Miss Bridie Chose a Shovel

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Overview

The journey begins for a young immigrant named Miss Bridie. It is a journey of hope and uncertainty, a journey that will take her to a new land, a new home, and—if she has chosen wisely—a good life.
With elegant woodcuts, Caldecott medalist Mary Azarian brings to life Leslie Connor’s spare story of a life rich with blessings, yet not without challenges. Here is a lyrical tribute to the millions of immigrants who left their homes to begin anew in America—and an enchanting look at...

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Overview

The journey begins for a young immigrant named Miss Bridie. It is a journey of hope and uncertainty, a journey that will take her to a new land, a new home, and—if she has chosen wisely—a good life.
With elegant woodcuts, Caldecott medalist Mary Azarian brings to life Leslie Connor’s spare story of a life rich with blessings, yet not without challenges. Here is a lyrical tribute to the millions of immigrants who left their homes to begin anew in America—and an enchanting look at how one woman carves out a life with the help of a common shovel.

Miss Bridie emigrates to America in 1856 and chooses to bring a shovel, which proves to be a useful tool throughout her life.

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Editorial Reviews

From the Publisher
"Caldecott award-winner Azarian's sturdy woodcuts are an excellent choice to illustrate the daily life in mid-nineteenth-century America... This is a simple pleasure that will be truly appreciated." Booklist, ALA, Starred Review

"A tribute to hard-working immigrants, but more so to a determined, hard-working woman who chose the practical over the trivial." Kirkus Reviews, Starred

"The well-turned, lilting narrative and beautifully matched artwork offers a stirring portrait of a woman of inspiring resourcefulness; the pronounced vertical format subtly emphasizes the heroine's ability to stand tall." Publishers Weekly, Starred

The New York Times
Books for young children come in categories: board books, picture books, chapter books. I have a category of my own: the lap book. They are the books a reasonably bright 3-year-old loves to look at while sitting in my lap and listening. A really good lap book will keep an entire group of 5-year-olds happy despite the 3-year-old in the reader's lap, if the reader turns the book around from time to time and allows conversation about the pictures. A truly great lap book is one an 8-year-old will return to, holding it on her lap as she sits on the floor, finding more and more to understand as her own world enlarges. Miss Bridie Chose a Shovel...may well be one of the truly great lap books.—Jane O'Reilly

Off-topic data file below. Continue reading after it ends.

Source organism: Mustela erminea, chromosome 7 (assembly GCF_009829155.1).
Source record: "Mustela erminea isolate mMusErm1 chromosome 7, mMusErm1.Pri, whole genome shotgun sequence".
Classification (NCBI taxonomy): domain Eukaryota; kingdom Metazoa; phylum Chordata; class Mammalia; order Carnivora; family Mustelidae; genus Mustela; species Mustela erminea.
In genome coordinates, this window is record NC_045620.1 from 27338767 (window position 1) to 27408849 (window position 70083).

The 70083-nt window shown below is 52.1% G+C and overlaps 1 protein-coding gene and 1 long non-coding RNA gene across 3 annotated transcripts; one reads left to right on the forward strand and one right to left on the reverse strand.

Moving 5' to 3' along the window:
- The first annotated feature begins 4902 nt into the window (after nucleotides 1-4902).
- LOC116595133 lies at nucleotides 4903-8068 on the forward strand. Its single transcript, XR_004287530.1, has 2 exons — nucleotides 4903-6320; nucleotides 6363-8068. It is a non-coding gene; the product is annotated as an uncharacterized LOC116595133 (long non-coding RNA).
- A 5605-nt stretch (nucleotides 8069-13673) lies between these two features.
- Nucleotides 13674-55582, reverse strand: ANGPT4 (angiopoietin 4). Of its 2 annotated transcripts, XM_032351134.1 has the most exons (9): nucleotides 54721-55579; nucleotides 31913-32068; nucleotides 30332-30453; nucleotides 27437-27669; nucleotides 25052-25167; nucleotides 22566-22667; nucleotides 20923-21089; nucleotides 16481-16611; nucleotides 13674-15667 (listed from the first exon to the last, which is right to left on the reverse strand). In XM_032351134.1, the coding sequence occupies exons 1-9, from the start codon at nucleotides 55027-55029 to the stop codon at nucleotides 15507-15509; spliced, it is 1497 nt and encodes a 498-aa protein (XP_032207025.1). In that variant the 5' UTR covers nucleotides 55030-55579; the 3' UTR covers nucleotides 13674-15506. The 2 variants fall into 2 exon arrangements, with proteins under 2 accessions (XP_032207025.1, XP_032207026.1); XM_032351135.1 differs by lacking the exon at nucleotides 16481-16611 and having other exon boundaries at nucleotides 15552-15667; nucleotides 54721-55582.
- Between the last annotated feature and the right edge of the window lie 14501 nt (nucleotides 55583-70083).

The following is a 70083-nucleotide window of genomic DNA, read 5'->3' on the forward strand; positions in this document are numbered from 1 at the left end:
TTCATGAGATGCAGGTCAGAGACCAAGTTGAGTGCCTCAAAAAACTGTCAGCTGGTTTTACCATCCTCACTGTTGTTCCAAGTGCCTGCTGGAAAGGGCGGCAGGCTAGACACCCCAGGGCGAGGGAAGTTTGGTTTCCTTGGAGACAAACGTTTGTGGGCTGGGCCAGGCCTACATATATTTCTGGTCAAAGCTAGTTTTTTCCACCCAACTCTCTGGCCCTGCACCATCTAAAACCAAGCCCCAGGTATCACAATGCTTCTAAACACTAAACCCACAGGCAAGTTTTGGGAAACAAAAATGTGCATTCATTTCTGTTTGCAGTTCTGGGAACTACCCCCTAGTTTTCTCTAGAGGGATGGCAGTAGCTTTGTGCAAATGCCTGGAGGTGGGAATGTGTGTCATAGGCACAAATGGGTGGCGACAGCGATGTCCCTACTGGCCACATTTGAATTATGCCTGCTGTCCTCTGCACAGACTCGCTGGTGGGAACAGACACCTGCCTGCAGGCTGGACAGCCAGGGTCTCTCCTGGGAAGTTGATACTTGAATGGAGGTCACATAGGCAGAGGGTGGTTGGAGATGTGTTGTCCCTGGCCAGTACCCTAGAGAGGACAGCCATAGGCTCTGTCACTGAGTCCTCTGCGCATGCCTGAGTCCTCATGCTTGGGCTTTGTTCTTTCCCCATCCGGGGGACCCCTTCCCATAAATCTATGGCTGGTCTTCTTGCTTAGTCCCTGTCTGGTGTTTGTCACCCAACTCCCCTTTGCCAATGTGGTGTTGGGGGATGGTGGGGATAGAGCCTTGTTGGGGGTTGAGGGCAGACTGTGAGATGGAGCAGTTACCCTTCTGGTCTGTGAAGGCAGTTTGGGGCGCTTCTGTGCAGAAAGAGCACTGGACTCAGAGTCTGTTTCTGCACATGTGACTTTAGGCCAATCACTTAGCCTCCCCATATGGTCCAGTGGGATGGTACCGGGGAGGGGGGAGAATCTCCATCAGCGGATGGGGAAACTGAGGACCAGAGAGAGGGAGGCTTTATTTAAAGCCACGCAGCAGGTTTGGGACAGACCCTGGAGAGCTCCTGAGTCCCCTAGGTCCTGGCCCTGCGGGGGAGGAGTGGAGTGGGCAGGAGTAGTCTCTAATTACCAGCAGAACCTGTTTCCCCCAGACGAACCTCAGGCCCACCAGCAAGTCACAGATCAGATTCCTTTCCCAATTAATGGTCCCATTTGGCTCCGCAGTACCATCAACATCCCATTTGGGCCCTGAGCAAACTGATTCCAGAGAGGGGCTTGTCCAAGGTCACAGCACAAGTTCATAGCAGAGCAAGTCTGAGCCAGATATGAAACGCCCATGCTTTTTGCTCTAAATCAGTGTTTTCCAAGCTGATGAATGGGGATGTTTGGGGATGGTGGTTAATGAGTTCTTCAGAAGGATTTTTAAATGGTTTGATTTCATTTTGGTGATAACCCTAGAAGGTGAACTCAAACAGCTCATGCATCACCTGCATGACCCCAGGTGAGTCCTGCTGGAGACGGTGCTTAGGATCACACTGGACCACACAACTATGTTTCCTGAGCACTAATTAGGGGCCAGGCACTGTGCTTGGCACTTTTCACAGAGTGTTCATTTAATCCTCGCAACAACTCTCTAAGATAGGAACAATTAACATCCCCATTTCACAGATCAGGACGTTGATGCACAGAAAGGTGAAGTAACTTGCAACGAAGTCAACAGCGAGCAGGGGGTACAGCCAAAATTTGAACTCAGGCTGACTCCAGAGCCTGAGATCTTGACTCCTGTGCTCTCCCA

Publishers Weekly
"She could have picked a chiming clock or a porcelain figurine, but Miss Bridie chose a shovel back in 1856," opens Connor's beguiling first children's book, which uses the single detail of the shovel to illuminate the whole of an immigrant's lifetime of pluck, struggle and grace. As Caldecott Medalist Azarian's (Snowflake Bentley) trademark woodcuts evoke a homespun beauty from her period settings, Connor describes Miss Bridie leaning on the shovel as she rocks in her cabin, crossing the Atlantic on a ship bound for New York; digging out a little garden behind the shop where she works and selling the plants she grows; and scraping the snow from the river in the city park, so she can skate-and, in the process, meets the man she will marry. Miss Bridie and her husband move to the country, run a farm and have children, and while their fortunes do not always run smoothly, Miss Bridie's self-reliance only grows stronger. When lightning strikes and fire destroys the barn, Miss Bridie searches through the ashes to find her shovel blade (an illustration to the left of one spread shows the couple stooping amid the smoldering rubble), then fashions a new handle (in the facing illustration, Miss Bridie works resolutely with her tools, the frame of a barn in clear view out her window). The well-turned, lilting narrative and beautifully matched artwork offer a stirring portrait of a woman of inspiring resourcefulness; the pronounced vertical format subtly emphasizes the heroine's ability to stand tall. Ages 4-8. (May) Copyright 2004 Reed Business Information.
Children's Literature
This fresh look at the experiences of an immigrant to America begins with a choice. Of all the items Miss Bridie could have taken with her on her brave voyage to New York in 1856, the shovel is her unusual choice. She first uses it to dig a garden and grow plants to sale. The shovel accompanies her to her farm home when she marries, where it proves very useful through the years for many purposes, from digging holes for fence posts, seeds, and a pond to shoveling coal. When the handle is burned in a terrible fire, she makes a new one and rebuilds. She uses it to plant a tree in her husband's memory when he dies, and to clear the snow from the frozen pond so her grandchildren can skate there. What a fine choice she made! Azarian's colored woodcuts in full and double-page scenes visualize this homespun history with appropriate details of objects, animals and landscape in a quiet, appealing, old-fashioned style. The medium tends to produce frozen moments which characterize the event, whether it's freeing a buggy stuck in the mud or waiting impatiently for bread to come out of a cast-iron stove. The story of a strong, resourceful woman in our history is an inspiring one. 2004, Houghton Mifflin Company, Ages 4 to 9.
—Ken Marantz and Sylvia Marantz
School Library Journal